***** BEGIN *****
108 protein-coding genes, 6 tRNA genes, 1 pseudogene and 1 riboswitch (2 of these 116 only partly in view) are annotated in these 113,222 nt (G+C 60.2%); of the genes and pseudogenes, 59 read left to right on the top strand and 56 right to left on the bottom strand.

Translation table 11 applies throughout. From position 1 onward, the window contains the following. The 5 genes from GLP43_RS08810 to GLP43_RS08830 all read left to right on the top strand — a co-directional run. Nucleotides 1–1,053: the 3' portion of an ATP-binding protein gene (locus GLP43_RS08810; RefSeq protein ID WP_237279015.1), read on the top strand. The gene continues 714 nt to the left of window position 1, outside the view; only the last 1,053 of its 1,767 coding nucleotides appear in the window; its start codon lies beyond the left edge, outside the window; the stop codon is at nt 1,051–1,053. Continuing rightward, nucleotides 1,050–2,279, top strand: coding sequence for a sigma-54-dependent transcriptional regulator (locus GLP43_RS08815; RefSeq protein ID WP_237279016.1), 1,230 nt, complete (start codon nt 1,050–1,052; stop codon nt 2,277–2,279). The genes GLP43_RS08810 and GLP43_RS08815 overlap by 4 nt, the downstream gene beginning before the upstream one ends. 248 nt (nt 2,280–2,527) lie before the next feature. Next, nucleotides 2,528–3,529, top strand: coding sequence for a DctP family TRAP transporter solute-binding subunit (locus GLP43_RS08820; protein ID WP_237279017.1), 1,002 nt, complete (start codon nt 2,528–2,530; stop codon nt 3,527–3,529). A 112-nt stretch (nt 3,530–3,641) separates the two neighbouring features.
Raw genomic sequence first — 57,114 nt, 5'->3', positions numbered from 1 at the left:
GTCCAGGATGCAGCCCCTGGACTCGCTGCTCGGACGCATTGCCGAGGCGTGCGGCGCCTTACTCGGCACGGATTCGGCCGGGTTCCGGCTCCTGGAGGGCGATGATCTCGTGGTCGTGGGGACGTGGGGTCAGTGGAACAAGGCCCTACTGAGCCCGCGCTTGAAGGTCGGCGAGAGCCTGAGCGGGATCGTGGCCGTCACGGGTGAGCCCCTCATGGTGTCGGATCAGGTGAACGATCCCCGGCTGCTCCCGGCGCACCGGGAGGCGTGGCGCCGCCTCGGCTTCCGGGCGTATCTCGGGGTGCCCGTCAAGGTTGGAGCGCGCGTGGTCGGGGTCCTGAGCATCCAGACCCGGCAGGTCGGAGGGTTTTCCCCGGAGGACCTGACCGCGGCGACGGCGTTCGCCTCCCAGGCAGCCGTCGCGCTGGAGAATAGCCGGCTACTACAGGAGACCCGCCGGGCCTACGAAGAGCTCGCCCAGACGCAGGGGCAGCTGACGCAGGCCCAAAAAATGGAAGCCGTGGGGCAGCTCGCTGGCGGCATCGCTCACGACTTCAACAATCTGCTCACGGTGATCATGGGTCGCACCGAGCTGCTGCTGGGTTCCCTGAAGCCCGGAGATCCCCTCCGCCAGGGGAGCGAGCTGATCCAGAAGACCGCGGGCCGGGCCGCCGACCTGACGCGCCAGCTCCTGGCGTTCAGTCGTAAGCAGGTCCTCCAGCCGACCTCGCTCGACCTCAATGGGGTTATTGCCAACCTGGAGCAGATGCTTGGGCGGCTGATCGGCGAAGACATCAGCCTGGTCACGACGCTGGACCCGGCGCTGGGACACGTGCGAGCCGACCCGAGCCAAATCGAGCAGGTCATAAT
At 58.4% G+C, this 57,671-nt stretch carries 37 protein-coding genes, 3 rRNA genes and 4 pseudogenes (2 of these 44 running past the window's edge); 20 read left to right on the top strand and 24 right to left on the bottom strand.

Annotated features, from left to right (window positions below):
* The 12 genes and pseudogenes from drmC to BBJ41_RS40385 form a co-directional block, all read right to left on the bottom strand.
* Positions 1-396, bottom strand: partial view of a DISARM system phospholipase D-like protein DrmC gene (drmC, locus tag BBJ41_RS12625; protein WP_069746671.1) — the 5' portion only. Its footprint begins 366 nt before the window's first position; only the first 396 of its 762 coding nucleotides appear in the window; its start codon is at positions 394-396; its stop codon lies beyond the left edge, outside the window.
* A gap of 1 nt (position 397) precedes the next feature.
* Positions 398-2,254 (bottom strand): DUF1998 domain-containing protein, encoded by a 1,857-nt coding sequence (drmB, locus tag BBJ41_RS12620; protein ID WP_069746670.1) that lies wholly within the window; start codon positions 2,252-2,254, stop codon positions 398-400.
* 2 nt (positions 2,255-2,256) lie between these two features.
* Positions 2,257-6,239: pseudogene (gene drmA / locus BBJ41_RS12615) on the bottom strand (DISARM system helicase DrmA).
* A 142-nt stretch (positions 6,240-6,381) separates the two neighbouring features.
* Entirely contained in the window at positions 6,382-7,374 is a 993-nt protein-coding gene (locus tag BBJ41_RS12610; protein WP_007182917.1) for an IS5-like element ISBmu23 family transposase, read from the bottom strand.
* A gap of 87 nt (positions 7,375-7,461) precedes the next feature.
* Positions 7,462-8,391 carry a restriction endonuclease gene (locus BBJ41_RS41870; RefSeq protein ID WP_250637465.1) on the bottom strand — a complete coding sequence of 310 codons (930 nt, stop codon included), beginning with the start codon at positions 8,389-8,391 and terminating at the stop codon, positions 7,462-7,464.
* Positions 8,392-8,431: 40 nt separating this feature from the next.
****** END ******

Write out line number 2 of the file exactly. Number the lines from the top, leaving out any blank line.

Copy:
Translation table 11 applies throughout. From position 1 onward, the window contains the following. The 5 genes from GLP43_RS08810 to GLP43_RS08830 all read left to right on the top strand — a co-directional run. Nucleotides 1–1,053: the 3' portion of an ATP-binding protein gene (locus GLP43_RS08810; RefSeq protein ID WP_237279015.1), read on the top strand. The gene continues 714 nt to the left of window position 1, outside the view; only the last 1,053 of its 1,767 coding nucleotides appear in the window; its start codon lies beyond the left edge, outside the window; the stop codon is at nt 1,051–1,053. Continuing rightward, nucleotides 1,050–2,279, top strand: coding sequence for a sigma-54-dependent transcriptional regulator (locus GLP43_RS08815; RefSeq protein ID WP_237279016.1), 1,230 nt, complete (start codon nt 1,050–1,052; stop codon nt 2,277–2,279). The genes GLP43_RS08810 and GLP43_RS08815 overlap by 4 nt, the downstream gene beginning before the upstream one ends. 248 nt (nt 2,280–2,527) lie before the next feature. Next, nucleotides 2,528–3,529, top strand: coding sequence for a DctP family TRAP transporter solute-binding subunit (locus GLP43_RS08820; protein ID WP_237279017.1), 1,002 nt, complete (start codon nt 2,528–2,530; stop codon nt 3,527–3,529). A 112-nt stretch (nt 3,530–3,641) separates the two neighbouring features.